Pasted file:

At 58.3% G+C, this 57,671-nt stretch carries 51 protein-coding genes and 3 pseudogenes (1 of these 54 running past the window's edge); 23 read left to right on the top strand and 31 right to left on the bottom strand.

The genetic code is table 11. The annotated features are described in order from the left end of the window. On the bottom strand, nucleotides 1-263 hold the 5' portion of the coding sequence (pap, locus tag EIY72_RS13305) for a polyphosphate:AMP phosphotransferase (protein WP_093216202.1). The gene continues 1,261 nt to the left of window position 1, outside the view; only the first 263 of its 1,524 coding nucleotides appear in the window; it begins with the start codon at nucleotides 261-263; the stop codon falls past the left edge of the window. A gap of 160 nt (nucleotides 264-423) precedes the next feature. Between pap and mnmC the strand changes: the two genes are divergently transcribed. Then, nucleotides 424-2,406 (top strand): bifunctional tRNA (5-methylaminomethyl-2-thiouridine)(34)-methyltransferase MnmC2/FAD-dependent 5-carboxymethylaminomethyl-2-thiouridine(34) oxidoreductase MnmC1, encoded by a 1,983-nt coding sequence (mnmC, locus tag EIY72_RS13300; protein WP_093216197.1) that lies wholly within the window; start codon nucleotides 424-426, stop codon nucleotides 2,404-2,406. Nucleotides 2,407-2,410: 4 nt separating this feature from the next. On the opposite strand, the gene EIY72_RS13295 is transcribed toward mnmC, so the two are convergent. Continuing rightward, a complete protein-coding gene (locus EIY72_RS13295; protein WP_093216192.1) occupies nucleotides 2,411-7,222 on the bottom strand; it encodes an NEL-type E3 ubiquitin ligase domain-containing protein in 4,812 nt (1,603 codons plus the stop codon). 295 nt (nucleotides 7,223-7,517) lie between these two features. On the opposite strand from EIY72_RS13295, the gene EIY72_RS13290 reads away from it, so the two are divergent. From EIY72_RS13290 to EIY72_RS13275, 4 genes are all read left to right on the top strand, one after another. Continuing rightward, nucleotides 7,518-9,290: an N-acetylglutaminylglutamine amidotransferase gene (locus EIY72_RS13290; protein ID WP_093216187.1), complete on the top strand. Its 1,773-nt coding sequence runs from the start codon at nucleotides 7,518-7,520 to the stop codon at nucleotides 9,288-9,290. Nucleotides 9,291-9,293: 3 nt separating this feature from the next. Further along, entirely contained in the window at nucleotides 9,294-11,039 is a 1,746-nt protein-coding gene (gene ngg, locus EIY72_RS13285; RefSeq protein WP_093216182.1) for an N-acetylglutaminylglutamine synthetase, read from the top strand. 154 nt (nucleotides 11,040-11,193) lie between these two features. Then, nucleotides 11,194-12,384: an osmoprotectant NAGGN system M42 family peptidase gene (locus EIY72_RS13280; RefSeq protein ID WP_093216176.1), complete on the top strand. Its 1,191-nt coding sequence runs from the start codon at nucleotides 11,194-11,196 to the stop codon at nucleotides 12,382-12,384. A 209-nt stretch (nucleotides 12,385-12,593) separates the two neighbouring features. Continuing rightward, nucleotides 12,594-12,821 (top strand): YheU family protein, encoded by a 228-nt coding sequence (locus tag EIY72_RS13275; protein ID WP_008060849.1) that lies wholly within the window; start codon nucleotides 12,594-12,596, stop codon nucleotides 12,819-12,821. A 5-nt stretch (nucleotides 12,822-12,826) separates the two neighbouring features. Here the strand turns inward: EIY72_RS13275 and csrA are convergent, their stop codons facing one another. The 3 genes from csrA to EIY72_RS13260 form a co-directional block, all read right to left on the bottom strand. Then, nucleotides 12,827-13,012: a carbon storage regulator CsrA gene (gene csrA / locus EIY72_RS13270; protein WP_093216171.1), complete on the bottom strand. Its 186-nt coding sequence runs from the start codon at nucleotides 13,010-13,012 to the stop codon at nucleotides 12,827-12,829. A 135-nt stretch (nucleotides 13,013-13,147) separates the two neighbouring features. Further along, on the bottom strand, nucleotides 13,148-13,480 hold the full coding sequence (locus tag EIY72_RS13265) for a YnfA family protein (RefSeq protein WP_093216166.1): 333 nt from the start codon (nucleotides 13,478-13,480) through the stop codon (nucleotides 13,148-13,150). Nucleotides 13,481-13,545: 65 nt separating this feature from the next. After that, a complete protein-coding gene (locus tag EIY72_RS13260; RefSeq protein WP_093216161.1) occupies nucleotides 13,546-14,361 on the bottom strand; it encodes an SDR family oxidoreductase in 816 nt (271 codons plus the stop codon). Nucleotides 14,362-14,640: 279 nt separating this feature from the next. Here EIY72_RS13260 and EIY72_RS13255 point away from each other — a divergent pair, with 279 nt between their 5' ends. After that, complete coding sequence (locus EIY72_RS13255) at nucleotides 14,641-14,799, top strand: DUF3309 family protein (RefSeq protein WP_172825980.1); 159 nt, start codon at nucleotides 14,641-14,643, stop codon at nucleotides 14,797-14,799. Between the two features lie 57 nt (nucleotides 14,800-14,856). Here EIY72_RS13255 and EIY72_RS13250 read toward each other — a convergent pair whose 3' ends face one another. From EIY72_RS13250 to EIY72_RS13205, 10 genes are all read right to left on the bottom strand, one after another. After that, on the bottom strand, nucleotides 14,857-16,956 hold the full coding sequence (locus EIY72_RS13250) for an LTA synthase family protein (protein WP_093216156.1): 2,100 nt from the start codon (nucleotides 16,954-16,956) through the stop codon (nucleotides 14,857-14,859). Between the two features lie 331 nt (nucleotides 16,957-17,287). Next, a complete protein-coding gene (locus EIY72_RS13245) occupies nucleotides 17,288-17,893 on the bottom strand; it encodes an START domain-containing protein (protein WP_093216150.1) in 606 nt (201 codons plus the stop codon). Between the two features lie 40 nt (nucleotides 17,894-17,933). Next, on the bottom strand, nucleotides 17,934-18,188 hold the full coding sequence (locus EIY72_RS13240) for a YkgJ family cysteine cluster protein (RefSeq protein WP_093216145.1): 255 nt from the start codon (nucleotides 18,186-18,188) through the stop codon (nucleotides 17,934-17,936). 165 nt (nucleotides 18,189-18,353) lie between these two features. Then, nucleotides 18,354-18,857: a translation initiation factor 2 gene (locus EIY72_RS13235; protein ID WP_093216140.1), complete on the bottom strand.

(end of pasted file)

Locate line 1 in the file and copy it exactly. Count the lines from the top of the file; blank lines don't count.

At 58.3% G+C, this 57,671-nt stretch carries 51 protein-coding genes and 3 pseudogenes (1 of these 54 running past the window's edge); 23 read left to right on the top strand and 31 right to left on the bottom strand.